World's Largest Diamond Stolen FromUnder Eyes of Police

  Sober as a lord now, Drake sent his eyes wavering along the column ofnewsprint:

  Chicago, May 6.--A group of daring jewel thieves last night stole the Lardner diamond, largest gem of its kind in the world, from beneath the eyes of an armed guard.

  The stone was a perfect cut, pronounced priceless only last week when it was first seen by Tiffany experts.

  George Lardner, the owner of the Owl Limb, one of the city's newest night spots, had taken it from a private vault to display in a special dance.

  Miss Sylvia Fanton, who danced with the gem has also disappeared, but Lardner insists that she was well known to him and could have had no hand in the robbery.

  This story is feasible, as the gown Miss Fanton was wearing at the time has been discovered badly torn in a State Street alley. Murder of the dancer is suspected.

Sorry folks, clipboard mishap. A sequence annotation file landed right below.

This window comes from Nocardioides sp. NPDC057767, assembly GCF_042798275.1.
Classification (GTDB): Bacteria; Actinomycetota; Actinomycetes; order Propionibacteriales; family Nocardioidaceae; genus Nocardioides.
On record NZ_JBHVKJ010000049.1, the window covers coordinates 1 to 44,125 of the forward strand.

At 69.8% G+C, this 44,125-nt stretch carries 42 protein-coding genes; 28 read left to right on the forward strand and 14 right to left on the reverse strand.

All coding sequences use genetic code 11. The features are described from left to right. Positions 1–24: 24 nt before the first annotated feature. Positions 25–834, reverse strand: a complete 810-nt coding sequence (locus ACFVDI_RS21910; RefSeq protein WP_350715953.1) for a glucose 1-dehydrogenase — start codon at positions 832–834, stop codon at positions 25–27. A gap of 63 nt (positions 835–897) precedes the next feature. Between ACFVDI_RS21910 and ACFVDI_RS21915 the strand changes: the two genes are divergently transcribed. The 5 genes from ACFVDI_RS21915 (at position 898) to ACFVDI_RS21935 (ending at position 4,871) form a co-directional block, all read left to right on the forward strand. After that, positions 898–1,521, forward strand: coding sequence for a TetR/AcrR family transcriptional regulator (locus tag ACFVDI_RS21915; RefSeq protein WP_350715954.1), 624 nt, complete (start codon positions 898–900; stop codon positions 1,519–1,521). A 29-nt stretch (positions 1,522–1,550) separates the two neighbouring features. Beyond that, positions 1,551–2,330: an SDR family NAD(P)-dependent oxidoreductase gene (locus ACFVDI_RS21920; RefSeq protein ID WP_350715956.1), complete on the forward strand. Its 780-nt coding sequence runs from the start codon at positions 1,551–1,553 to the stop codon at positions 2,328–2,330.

* * * * *

  Drake tossed the paper across the room.

  "Rubbish!" His eyes were clear and snapping now. The night ofadventure was thrown from his mind. "It couldn't happen, Puffy. Wewere seeing things."

  Adams picked up the _Star_ carefully, thumbed toward the last page andheld the news sheet where Drake could see another, much smallercaption.

  "Look at this," he begged. "You'll sing another song."

  Jim took the sheet again, as though afraid he _would_ believe theimpossible. This story was short, and wedged in at the bottom of alast page.


  Captured while trotting calmly down a State Street alley early today, a perfect silver fox has found its home at Wildwood Zoo.

  Keepers chuckled when asked for a statement to the press. They expect a fox farm to place a claim on the valuable animal within twenty-four hours.